In short, the greater the physical distance between these two, the better for Groves who is the more proven boxer. We’ve seen that Groves isn’t afraid of a scrap on the inside and he’s capable of doing so but I don’t personally find this to be one of his genuine strengths. He does have a size and likely a physical edge over Jr but why take that risk? Jr’s style on the inside will impress judges as it’s industrious and fast. Groves needs to show patience, make his jab frustrate Jr and counter him on the way in. Jr leaves his chin exposed quite often when throwing and I question how he’ll react to being pressured.
Chris Eubank Jr
This weekend we get to see if the hype is real. The Eubanks talk a good game. No, actually they talk one of the best games going. Jr looks the part, talks the part and is very nearly walking the part. His only loss was to Saunders which was a competitive fight and went to the wire. Since then, Saunders’ stock has risen quite dramatically too. That said, I reject the notion that Jr ‘started slow’. Saunders gassed (like he has done so many times) and Jr still had plenty left. All the same, that was a terrific learning fight for Jr. He’s since responded with nothing but wins and they were largely fights he ought to have been taking prior to the Saunders fight. He’s looked much better since then and has actually improved his jab too. More to the point, the amount of rounds he’s lost in those eight fights since can surely be counted on one hand. He’s outworked, overawed and in the case of Yildrim absolutely devastated his opposition.
From a technical point of view I see a lot of work that needs doing for Jr, some of which I’ve explained in the section above. I don’t know that he’s a ‘smart’ fighter yet as he hasn’t (since Saunders) been in a fight that’s required adapting. I didn’t think Abraham would ask many questions of Jr and would be a bit of a showcase, which it was. Abraham isn’t the same fighter at 168 and as Zurdo showed, you can beat him simply with activity. Jr looked good here though and it’s a legitimate win. Perhaps he was a little clumsy in places and he did get caught a little but that’s to be expected. The Yildrim fight produced a stunning KO which has helped build this fight up perfectly. Yildrim foolishly went toe-to-toe and got outgunned big time. To me Jr has never been a power puncher and still isn’t but he proved he’s no feather fist either. I struggle to rate the Yildrim win though. He looked a bit of a unit but his career was based around scraping past Periban and some Euro level fights. It’s a respectable win for sure; it’ll evolve or devolve with time depending on Yildrim’s future career.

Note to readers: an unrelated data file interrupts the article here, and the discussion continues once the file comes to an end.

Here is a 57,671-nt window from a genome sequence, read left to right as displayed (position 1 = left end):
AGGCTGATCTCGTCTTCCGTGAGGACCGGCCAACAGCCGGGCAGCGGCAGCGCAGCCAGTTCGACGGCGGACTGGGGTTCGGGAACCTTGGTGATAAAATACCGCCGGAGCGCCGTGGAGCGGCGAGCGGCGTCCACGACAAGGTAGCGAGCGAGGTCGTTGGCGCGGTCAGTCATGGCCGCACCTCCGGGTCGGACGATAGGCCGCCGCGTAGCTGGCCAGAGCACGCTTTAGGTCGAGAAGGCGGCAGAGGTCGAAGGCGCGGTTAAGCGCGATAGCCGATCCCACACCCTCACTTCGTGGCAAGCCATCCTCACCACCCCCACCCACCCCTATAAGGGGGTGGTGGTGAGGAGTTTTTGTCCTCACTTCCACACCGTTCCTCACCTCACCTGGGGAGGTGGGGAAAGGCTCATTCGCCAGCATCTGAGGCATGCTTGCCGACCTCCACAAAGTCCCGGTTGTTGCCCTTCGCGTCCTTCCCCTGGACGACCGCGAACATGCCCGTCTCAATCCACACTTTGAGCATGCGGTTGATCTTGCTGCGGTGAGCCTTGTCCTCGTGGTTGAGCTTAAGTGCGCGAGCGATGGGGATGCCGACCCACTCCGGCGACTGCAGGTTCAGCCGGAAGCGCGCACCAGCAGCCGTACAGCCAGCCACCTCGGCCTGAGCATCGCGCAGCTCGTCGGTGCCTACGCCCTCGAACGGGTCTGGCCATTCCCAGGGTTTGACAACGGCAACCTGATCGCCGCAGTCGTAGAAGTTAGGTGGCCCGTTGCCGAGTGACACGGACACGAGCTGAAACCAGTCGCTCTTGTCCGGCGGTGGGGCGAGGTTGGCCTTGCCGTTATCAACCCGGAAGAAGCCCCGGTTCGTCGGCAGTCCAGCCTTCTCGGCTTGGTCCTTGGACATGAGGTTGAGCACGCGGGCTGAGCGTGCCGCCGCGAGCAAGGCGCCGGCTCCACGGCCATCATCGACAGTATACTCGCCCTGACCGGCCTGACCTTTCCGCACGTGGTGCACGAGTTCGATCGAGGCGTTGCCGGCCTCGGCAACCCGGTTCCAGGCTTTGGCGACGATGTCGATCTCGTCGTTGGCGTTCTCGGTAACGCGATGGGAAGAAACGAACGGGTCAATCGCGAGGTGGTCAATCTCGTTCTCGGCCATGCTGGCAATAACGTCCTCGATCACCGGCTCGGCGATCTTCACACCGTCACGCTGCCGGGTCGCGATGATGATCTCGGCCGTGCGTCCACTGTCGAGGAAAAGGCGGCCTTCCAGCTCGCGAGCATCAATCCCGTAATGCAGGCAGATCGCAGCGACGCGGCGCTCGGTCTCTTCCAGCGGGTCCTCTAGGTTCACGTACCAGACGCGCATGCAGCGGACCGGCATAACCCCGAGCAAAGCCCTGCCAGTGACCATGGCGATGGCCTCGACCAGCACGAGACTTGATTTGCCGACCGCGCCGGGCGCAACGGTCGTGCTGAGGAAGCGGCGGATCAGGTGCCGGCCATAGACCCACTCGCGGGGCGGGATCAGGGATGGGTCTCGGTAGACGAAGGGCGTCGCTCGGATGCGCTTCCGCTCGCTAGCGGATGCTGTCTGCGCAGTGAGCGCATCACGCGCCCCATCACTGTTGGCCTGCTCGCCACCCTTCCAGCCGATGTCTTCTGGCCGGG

Jr has started to move his head more than earlier in his career too which will be key in this bout. If he can evaded Groves’ jab, get close and let his shots go before retreating to safety then he has a solid chance here. A lot of this will come down to chin for Jr. Spike wobbled him in the 3rd round of their fight but he recovered just fine. Groves will certainly find him at times but if Jr can take the power then this might well dishearten Groves. A disparaged Groves stuck against the ropes is a Groves that has had a ref jump in previously so there’s a clear objective for Jr to follow here. Although he will almost definitely weigh less than Groves he should have an advantage in hand speed. Assuming his conditioning allows him to fight for the whole round every round, then he could simply look to out-hustle Groves over the distance. Jr does have a tendency to fight in bursts which is what leads me to believe the stamina may nay be as infinite as advertised but if it is, well then there’s something to be exploited for sure.
Despite the lack of experience and size disparity, Jr CAN win this fight. He has a judge pleasing style and may well prove to have the athleticism required to outwork the boxer. Certainly if Groves can be dispirited and drained then the fight becomes Jr’s to lose but he cannot get complacent. Groves doesn’t have many late stoppages but his power will be there until the end.by